Zeagle is a brand that is well known for its high end equipment, especially the BCD’s. Up until recently Zeagle has been known for BCD’s being exclusively back inflate, recently Zeagle has released their first vest inflation bcd the Halo. But this review looks to evaluate one of the classics from Zeagle the Stiletto.
The Zeagle Stiletto is a back inflation BCD that has the Zeagle patented rip chord weight system. Most people are more familiar with Zeagle’s ranger BCD and the Stiletto is a slimmed down version of the standard ranger, with a less heavy duty bladder. The general Specs for the Stiletto are as follows:
Like many of the Zeagle BCD lines the stiletto has interchangeable and replaceable parts including cummerbund, shoulders and back pad. The double tank straps are moveable to accommodate shorter tanks and the rear weight pockets can be removed and replaced if deemed necessary. I found these adjustable options on the Stiletto to allow me to customize a standard bcd to fit my personal preferences.
There are Two key features that in my opinion put the eagle line of BCD’s above others. The first is the iconic rip chord weight system that allows for the quick release of integrated weights with a single hand pull. Many other bcd designs use a dual pocket release system requiring the user to have both hands free to release all integrated weights. The other unique feature for Zeagle bcd’s are the quick screw inflator with standard hose attachment. This feature allows for the user to unscrew the bcd inflator and attach a hose in order to flush salt and grime out of the bcd bladder more easily, and replace the bcd inflator when repairs are needed.
Easily adjustable parts for custom fit
Adequate amounts of D-rings
Rip chord weight systems
Easily replaceable inflator
Inflator hose attachment
Double tank strap
Removable rear weight pouches
Custom color options (also available for Ranger and Zena)
Smaller Lift Capacity (35 lbs) Adequate for warm water diving but might not be enough for some instances of cold water diving.
Mesh weight Pouches (sold separately from BCD)
Re-lacing the weight pocket system is not intuitive
My larges problem comes down to the mesh weight pouches not being included with the BCD. Although they are not absolutely necessary they do come in handy with using smaller increment weights mostly 1 lb weights, especially bullet weights because they can fall through the rip chord pockets without the mesh pouch. the pouches do come in handy when carrying weights especially if you are using the same amount of weight and transporting them often.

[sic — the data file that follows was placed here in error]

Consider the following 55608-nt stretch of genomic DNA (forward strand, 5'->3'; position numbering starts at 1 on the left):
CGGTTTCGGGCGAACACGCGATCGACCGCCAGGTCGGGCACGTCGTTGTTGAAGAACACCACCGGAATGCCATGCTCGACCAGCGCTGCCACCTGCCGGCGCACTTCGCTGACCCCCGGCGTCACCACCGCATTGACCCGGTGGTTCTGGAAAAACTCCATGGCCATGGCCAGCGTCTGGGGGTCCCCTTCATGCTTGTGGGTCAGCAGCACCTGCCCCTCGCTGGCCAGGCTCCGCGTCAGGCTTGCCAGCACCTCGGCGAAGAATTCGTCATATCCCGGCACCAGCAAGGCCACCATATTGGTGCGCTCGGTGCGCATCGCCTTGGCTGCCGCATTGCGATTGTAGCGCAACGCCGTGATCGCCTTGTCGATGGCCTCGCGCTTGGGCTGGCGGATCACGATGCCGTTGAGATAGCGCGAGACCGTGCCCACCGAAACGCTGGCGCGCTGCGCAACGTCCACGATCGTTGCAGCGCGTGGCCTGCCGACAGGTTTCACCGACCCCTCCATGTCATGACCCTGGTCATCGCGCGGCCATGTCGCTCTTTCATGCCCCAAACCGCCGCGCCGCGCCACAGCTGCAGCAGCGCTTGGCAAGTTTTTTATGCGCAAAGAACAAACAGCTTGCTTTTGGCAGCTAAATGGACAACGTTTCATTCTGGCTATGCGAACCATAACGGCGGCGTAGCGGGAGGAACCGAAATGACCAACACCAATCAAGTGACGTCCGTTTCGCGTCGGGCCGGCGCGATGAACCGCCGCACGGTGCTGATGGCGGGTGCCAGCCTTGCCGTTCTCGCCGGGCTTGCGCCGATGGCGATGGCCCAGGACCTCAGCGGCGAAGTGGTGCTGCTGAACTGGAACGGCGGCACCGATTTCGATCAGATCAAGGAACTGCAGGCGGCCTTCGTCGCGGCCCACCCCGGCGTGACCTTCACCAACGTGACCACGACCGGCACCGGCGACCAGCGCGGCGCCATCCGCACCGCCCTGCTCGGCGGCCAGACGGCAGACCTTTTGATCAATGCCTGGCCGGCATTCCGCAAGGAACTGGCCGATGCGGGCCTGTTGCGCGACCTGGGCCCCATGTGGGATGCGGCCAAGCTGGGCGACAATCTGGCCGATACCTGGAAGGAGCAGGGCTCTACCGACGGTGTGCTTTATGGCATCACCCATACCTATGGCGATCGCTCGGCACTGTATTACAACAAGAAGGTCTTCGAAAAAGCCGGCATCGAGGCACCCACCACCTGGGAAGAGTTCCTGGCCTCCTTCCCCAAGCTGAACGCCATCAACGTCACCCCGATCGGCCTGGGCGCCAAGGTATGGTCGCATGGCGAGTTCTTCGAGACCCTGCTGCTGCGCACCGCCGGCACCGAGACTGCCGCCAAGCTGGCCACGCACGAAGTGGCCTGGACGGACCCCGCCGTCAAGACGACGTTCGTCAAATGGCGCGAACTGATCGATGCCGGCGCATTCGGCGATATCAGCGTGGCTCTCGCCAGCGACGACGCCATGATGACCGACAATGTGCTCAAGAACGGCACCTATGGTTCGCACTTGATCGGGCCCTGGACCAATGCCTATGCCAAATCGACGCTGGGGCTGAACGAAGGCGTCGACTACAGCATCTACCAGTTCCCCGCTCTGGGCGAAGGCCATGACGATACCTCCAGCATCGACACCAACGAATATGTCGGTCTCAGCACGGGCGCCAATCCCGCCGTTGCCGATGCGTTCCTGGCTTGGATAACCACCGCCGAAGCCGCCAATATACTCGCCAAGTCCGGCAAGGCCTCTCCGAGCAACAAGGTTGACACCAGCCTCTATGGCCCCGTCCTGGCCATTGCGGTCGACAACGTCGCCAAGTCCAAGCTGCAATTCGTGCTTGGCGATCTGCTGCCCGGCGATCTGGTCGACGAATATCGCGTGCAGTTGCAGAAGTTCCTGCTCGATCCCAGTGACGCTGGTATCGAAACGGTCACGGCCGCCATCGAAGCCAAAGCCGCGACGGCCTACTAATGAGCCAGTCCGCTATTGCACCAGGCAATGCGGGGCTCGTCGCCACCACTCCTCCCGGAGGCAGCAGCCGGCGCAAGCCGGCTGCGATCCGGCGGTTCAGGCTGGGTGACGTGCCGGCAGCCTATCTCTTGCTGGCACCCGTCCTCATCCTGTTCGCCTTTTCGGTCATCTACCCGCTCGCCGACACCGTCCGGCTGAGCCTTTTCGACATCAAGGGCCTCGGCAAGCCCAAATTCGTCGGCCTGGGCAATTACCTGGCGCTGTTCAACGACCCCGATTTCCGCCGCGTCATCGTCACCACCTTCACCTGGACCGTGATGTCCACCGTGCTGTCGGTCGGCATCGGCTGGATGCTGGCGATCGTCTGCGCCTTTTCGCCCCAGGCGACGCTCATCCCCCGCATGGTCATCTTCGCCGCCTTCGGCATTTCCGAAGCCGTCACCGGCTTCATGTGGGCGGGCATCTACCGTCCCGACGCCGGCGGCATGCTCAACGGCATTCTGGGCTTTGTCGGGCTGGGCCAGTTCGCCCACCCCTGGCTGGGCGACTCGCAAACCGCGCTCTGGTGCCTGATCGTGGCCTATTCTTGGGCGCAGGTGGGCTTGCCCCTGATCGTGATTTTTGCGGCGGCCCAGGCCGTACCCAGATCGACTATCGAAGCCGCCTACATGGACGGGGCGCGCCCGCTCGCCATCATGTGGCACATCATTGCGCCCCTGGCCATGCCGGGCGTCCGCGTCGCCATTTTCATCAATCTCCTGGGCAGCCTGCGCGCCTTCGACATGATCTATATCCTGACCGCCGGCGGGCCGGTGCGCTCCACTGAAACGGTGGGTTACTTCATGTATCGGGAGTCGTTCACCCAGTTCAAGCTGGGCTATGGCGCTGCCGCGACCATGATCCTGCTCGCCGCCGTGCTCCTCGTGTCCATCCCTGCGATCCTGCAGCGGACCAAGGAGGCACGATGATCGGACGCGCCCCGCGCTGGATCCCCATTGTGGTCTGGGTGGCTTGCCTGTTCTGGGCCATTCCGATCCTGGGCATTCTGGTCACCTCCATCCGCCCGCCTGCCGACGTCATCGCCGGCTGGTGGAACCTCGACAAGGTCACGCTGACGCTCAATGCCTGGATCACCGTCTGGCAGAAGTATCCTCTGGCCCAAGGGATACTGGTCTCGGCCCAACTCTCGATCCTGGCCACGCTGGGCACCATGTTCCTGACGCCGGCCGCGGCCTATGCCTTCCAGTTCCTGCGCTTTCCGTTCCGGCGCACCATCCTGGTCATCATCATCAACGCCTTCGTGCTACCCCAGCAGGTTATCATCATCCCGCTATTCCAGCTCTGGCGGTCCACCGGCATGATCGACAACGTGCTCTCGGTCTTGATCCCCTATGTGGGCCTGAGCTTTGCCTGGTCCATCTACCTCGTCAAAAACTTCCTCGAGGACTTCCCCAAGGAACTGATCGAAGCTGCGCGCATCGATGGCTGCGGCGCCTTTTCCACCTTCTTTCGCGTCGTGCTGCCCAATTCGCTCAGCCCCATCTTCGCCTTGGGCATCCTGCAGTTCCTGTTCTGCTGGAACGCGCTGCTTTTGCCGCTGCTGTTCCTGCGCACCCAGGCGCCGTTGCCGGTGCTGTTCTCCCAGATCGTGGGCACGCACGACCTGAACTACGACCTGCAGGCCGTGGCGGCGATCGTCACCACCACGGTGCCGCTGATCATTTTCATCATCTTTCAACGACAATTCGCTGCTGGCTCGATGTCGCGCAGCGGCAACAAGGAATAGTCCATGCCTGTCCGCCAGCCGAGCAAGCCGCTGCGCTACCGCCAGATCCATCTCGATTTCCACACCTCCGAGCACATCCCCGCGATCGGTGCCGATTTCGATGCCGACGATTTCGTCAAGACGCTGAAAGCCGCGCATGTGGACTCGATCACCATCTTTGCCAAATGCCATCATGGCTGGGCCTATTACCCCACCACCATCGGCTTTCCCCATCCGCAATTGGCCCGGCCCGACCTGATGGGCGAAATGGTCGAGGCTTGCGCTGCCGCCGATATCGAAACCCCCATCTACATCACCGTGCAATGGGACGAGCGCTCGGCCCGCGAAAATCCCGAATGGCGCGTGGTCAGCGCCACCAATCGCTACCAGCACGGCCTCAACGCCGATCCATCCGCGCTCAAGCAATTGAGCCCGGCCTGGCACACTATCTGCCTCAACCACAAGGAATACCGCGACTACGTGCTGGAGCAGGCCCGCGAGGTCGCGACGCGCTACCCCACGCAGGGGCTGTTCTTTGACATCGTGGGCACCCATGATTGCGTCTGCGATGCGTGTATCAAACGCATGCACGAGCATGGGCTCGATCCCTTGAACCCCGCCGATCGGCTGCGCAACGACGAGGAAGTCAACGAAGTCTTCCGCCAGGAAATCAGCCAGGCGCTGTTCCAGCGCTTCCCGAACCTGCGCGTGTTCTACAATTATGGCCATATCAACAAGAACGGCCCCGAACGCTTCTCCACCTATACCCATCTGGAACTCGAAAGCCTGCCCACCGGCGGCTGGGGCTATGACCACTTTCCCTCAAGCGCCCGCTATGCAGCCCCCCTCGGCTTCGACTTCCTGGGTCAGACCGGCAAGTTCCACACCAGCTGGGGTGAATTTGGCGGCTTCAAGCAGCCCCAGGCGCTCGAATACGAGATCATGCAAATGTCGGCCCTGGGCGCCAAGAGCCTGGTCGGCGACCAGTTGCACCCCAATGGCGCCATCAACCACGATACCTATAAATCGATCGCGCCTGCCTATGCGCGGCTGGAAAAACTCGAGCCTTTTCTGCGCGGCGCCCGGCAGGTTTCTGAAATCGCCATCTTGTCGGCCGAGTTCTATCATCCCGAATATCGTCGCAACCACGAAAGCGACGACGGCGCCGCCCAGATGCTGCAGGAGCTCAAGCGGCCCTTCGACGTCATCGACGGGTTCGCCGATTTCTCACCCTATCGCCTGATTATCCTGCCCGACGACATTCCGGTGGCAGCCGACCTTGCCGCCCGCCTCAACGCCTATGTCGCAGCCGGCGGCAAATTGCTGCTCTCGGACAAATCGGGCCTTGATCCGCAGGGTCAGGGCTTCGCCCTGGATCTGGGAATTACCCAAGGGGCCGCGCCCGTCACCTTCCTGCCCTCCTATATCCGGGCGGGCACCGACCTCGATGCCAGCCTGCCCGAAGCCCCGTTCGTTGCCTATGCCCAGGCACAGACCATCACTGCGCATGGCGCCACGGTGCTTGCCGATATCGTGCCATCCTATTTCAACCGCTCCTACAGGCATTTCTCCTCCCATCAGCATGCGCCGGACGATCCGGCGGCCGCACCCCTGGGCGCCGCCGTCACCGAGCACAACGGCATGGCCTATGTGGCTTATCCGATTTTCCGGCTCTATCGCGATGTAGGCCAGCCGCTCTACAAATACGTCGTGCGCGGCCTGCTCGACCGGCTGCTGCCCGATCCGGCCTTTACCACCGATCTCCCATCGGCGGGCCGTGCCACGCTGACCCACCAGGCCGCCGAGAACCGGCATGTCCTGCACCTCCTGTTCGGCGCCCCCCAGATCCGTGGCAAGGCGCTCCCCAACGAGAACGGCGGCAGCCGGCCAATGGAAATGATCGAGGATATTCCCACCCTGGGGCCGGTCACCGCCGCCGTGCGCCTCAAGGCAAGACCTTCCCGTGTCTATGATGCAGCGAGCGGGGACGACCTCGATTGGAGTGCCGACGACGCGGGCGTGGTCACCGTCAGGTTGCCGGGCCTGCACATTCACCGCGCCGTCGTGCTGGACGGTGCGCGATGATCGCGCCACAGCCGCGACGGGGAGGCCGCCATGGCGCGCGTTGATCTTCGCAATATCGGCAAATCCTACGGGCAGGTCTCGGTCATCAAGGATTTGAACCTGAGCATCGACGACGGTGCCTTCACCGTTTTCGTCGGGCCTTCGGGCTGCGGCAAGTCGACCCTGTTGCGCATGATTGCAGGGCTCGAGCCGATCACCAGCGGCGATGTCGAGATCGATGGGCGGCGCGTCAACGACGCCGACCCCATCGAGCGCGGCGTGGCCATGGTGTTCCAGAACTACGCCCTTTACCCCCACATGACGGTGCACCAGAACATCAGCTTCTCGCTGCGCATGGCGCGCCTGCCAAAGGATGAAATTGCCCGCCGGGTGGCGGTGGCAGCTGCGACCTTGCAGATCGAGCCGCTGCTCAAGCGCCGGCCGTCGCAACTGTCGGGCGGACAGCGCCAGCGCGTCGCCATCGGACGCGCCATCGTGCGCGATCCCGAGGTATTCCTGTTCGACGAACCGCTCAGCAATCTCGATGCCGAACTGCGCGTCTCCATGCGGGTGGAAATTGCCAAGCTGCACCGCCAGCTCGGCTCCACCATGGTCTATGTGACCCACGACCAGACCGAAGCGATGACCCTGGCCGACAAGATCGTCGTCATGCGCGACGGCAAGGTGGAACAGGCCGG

The weight pocket system despite being very convenient and reliable, is not very intuitive when re-lacing the rip chord system. There have been numerous encounters with divers that unfamiliar with the system laced the rip chord system improperly making the system ineffective and dangerous to use. But because dropping ones weights is not a common occurrence so I do not see this as a big issue as long as proper instruction is given when the BCD is purchased.
Overall this is a great mid to high quality bcd compared to those on the current market. Retail price starts around $630.
Scuba tanks while a very important piece of equipment are often under appreciated. While many divers are taught about tanks in their open water certification the role of a tank is left as the container of air. But in many cases the choice of tank can be as important as choice of BCD or fins. For most divers tanks are something that they might not normally think about, you travel to your destination and the shop provides tanks for you. Some divers might be surprised to find out that there is as much variety in tanks as most other pieces of scuba equipment.
Many divers are unaware of the effects of tank choice has on our diving especially buoyancy and time. Tanks come in a variety of sizes, the size of the take is determined by the volume of air that it is able to hold. A common tank size is 80 cubic feet, but these sizes can vary from as small as 6 cubic feet for a backup pony bottle to as large as 149 cubic foot high pressure tank. It is pretty obvious that the larger tanks will hold more air than the smaller if they are filled to the same pressure, but with the use of different metals and high and low pressure tanks this can also vary. For the most part Aluminum tanks despite the size will be filled to 3000psi, steel tanks on the other hand have a fair amount of variance. Low pressure steel tanks are exactly what they sound like they are rated for a lower pressure, depending on the tank it can range from 1800psi to 2600psi. High pressure tanks (commonly using a DIN valve) fill on average to 3445psi, which is higher than the standard 3000psi of aluminum tanks. What this means is that tanks that fill to higher pressure have more air packed into them than tanks that are the same size that till to a lower pressure. So by choosing tanks that are larger and fill to a higher pressure (my favorite is HP80) you can increase your dive time compared to a smaller tank.